Lifestyle

Collier Construction at the Chattanooga Arboretum and Nature Center

Authored By Maggie Behringer

For one local businessman, fond childhood memories of the Chattanooga Arboretum and Nature Center have led to lending a professional helping hand.

Chattanooga general contracting company Collier Construction is in the process of repairing the eagle enclosure and creating an entirely new sanctuary for the recently arrived sandhill cranes-all pro bono.

“I grew up attending camps and volunteering at the Nature Center, so I know firsthand all the great programs and educational opportunities this organization makes available,” Ethan Collier, president and CEO of Collier Construction, said in a prepared statement.

Collier has carried on his family’s tradition of volunteering, keeping the business involved in Tennessee River Rescue for several years.

The cranes will reside at the Nature Center thanks to a long-term loan from Patuxent Wildlife Research Center.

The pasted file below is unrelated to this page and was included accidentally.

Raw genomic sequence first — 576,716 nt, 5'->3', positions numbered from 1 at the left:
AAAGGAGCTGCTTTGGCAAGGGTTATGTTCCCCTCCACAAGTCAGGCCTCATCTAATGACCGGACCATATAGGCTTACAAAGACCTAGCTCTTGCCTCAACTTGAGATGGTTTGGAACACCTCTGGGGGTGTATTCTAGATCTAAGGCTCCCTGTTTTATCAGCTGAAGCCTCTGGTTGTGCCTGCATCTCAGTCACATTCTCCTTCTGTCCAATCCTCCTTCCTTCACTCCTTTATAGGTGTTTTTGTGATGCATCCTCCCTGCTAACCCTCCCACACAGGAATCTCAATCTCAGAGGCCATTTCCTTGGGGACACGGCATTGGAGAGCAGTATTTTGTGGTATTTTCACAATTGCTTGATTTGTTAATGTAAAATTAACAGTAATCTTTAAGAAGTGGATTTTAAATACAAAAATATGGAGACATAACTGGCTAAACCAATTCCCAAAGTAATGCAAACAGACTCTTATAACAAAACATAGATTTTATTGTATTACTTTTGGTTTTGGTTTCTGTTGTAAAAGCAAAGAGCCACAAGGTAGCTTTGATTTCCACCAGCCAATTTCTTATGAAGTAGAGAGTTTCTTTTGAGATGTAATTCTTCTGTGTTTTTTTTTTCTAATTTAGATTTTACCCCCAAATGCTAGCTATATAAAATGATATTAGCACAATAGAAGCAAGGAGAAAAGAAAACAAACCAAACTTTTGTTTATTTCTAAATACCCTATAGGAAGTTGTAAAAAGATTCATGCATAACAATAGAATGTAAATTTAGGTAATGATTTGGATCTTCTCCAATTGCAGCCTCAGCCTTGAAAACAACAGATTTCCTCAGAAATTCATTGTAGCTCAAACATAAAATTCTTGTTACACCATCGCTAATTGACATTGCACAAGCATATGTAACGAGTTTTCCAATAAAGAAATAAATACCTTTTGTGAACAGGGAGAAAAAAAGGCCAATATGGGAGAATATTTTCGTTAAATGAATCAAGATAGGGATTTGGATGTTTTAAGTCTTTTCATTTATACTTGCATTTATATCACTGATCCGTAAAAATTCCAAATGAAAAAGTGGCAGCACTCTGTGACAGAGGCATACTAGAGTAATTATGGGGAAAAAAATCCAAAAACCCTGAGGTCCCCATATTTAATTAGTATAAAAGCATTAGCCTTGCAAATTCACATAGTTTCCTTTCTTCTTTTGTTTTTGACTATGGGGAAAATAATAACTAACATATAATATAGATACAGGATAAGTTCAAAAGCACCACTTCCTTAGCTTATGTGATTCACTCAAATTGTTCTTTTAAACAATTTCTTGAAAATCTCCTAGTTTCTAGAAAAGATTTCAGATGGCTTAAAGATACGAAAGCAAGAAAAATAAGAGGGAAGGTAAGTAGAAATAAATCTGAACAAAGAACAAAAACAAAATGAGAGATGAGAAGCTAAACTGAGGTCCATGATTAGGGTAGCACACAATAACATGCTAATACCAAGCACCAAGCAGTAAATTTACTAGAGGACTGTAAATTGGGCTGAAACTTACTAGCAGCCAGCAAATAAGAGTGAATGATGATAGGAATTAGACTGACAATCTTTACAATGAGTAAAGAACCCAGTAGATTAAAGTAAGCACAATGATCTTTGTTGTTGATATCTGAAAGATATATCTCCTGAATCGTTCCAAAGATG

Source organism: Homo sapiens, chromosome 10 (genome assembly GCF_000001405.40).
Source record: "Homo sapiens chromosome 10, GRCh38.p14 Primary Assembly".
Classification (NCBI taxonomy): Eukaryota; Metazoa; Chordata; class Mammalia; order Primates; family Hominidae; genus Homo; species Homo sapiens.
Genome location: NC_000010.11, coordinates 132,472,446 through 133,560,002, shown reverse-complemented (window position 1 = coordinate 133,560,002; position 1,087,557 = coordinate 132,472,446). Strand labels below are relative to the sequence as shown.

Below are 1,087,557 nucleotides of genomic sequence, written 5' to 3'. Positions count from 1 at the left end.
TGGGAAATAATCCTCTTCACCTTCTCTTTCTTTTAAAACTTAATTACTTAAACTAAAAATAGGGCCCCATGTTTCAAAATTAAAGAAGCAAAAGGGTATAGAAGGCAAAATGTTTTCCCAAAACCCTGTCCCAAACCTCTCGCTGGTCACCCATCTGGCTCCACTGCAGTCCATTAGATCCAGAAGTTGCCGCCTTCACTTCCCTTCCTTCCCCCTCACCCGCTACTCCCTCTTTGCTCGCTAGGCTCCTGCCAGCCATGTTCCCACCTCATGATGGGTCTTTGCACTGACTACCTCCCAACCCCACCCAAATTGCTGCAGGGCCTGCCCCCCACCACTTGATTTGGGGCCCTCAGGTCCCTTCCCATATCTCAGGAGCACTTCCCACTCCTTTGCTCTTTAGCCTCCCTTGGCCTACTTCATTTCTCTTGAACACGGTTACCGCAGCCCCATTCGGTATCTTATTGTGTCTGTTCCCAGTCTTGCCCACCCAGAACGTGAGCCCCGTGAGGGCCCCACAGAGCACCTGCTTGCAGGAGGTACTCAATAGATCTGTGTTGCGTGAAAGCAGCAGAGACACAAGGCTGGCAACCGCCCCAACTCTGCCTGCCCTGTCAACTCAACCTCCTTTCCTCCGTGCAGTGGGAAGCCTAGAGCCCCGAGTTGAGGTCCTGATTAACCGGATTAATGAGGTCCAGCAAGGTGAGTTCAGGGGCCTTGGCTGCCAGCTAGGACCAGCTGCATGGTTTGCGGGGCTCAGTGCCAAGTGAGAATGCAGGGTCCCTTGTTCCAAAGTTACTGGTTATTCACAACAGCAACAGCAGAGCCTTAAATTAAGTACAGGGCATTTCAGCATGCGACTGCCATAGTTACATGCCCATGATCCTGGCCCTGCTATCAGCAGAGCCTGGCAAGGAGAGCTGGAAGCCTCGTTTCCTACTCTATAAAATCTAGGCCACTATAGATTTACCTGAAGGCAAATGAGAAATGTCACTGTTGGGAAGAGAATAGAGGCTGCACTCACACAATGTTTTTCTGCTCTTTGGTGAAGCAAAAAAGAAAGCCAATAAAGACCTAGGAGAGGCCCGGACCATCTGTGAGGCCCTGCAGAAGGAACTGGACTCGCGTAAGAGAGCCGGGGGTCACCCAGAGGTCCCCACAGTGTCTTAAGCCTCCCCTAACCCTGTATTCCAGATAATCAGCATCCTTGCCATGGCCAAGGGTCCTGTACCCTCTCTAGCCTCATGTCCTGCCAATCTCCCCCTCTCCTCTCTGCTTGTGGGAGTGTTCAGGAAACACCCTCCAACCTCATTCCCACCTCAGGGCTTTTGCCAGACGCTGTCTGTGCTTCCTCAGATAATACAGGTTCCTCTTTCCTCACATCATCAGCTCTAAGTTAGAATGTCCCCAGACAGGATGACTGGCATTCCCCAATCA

Though both members of the bonded pair-a male and a female-are 27 years old, the species is known to live up to 60 years in captivity. In the wild, their lifespan is estimated to reach 20 years or more.

“We are the only facility in the Chattanooga area that houses captive sandhill cranes,” Tish Gailmard, wildlife curator at the Nature Center, said in a prepared statement. “The only time they’re seen in the wild in our area is when they stop over the Hiwassee Wildlife Refuge during their migration, so we’re really excited to offer our visitors such a unique, up-close experience year-round.”

The Chattanooga Arboretum and Nature Center is also home to southern flying squirrels, red wolves, several owl species, bald eagles, snakes and turtles and is the site of countless educational and summer camps.

Of the partnership with Collier Construction, Gailmard noted the vital “skills, equipment and manpower” the company brings to the project, the kind of necessary resources the center does not have at its disposal. 

The initial phase of construction will include setting EPB-donated telephone poles. The second phase will involve the installation of fencing and netting to complete the enclosure.

The exhibit’s grand opening will be scheduled and announced after phase two is underway.